Steph Chambers/Getty Keira D'Amato
Keira D'Amato is currently at the top of women's distance running. She holds multiple American records — in the 10-mile and the marathon, the latter of which had stood for nearly 16 years before D'Amato smashed it in January — and has racked up win after win this year at everything from 10Ks to 7 milers. But just two years earlier, the real estate agent and mom of two was mostly unknown, a "hobby jogger" quietly putting in miles near her home in Midlothian, Virginia.
That's not to say D'Amato's success came out of nowhere — before starting her real estate career and her family she was a standout runner, a four-time All-American, at American University in Washington, D.C.
"My life then was to eat, sleep, breathe and run. That was all I knew and all I wanted to do," D'Amato, 37, tells PEOPLE. "It was my whole world." She planned to pursue professional running after graduation, but her dreams were quickly derailed by a series of injuries. When her insurance denied a needed ankle surgery, D'Amato was "kind of forced out" of the sport.
"It was a weird breakup. It really felt like running was breaking up with me," she says. "It was heartbreaking. All of sudden I was Keira the runner who doesn't run."
D'Amato ended up meeting her husband Anthony, getting her real estate license and having two kids, Thomas, now 7, and Quin, 5. Her running at that time was very casual — she picked it up again to get back in shape after the two pregnancies and for a dose of sanity while at home with young kids and a military husband, who at times was deployed for more than a year.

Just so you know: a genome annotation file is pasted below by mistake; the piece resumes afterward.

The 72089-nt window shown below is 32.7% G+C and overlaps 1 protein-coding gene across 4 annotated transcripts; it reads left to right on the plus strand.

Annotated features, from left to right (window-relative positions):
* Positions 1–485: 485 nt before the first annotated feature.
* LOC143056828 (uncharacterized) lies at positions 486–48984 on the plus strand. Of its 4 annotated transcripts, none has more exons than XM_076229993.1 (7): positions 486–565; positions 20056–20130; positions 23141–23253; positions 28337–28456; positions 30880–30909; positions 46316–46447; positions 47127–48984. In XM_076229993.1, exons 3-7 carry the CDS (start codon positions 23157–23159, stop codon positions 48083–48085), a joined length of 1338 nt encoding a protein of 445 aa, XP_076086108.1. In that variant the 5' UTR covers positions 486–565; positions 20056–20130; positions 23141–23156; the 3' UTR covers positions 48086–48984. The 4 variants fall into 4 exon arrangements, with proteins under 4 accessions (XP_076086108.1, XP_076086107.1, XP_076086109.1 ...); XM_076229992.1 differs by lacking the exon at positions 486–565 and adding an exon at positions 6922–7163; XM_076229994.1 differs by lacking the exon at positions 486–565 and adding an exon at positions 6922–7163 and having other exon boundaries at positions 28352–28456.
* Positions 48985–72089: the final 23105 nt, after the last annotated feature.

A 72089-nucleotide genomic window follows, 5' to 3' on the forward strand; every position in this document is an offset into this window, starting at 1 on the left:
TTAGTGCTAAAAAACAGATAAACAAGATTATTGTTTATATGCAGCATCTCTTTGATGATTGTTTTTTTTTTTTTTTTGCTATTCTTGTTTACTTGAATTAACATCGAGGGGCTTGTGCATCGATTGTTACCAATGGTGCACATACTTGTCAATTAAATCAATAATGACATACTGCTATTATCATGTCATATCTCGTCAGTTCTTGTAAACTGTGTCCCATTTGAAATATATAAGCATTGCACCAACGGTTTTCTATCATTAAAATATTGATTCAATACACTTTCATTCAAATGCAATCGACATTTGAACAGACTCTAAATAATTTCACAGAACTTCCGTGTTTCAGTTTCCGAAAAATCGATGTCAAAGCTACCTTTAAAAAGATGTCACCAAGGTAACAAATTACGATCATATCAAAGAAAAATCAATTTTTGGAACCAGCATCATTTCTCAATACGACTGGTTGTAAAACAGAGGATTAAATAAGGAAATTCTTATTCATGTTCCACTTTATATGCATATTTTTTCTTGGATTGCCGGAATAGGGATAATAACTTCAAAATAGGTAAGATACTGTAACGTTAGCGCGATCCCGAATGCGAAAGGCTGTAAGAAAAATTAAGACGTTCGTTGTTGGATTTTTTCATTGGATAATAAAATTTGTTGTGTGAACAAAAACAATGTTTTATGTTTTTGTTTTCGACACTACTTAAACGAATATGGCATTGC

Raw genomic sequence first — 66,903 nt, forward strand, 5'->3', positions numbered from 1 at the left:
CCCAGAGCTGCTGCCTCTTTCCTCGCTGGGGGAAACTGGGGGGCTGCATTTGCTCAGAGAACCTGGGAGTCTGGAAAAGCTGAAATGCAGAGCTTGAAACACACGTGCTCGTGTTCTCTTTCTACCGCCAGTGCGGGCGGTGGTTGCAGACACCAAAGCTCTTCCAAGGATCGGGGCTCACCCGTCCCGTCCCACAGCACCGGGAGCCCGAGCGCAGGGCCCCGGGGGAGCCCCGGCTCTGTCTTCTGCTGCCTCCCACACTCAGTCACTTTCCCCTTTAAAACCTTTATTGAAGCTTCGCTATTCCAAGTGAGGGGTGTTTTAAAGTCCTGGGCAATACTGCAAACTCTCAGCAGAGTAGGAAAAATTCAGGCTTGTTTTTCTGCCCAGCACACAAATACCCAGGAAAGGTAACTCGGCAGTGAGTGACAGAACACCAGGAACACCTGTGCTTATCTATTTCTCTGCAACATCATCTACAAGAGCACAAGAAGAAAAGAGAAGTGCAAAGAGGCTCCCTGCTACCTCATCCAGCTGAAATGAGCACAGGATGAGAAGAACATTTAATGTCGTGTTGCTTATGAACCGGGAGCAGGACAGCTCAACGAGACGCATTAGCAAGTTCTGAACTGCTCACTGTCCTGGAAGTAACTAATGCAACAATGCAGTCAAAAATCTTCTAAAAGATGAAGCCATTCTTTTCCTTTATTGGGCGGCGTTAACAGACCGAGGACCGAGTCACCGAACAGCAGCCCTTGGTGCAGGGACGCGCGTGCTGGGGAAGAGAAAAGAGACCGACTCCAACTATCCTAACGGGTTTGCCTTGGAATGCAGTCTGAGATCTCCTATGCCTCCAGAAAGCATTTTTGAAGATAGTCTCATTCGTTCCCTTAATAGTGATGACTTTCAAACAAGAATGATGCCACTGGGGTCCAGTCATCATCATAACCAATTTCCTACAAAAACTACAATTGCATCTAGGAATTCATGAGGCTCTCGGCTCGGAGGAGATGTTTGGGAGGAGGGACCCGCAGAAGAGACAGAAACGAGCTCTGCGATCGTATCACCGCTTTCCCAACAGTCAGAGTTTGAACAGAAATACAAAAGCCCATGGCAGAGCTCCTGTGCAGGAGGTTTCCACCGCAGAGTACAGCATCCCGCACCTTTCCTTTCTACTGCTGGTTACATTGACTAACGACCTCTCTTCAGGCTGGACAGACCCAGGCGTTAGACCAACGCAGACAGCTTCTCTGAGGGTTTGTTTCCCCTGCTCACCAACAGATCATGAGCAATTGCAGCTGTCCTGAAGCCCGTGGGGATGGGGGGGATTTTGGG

Aleksandra Szmigiel - Pool/Getty Keira D'Amato with her kids Thomas, bottom left, and Quin, top left
"That was a really, really hard time for me," she says. "Just two kids under 2 and being at home alone. I felt lonely and I felt a little trapped." D'Amato would hire a babysitter for an hour, just so she could get out and run.
"I needed something that was mine and that I controlled and something that was just slow and peaceful. Then as soon as I walked back in the door, I was feeling really proud that I'd accomplished something for me that I could go right back to being a mom," she says. "It just helped me cope during that time."
D'Amato also started jumping into a races — a local 5K, or a long weekend in Nashville with a friend for a half marathon. "It was totally for fun and it taught me how to love running without needing to be fast or have goals."
Her real return to running started as a prank — she kindly gifted Anthony with an entry to the 2017 Shamrock Marathon for Christmas one year, and feeling bad about it, decided to sign herself up too. Thinking she'd run it in around 3 hours and 30 minutes (an impressive time for the average runner, but nothing outstanding), D'Amato ended up easily covering the 26.2 miles in 3:14:54. Eight months later, she decided to train for the Richmond Marathon, and shockingly finished in 2:47:00 — two minutes short of the Olympic Trials qualifying time.
"That's when the fire started because I was like, 'Oh, two minutes in a marathon. That's four seconds per mile. I can do that.' "
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With the help of her old college coach, Scott Raczko, D'Amato qualified, and then came in 15th at the 2020 Olympic Trials, ahead of around 450 other women, including several professional runners. A few weeks later, the COVID-19 pandemic shut down the world, and races.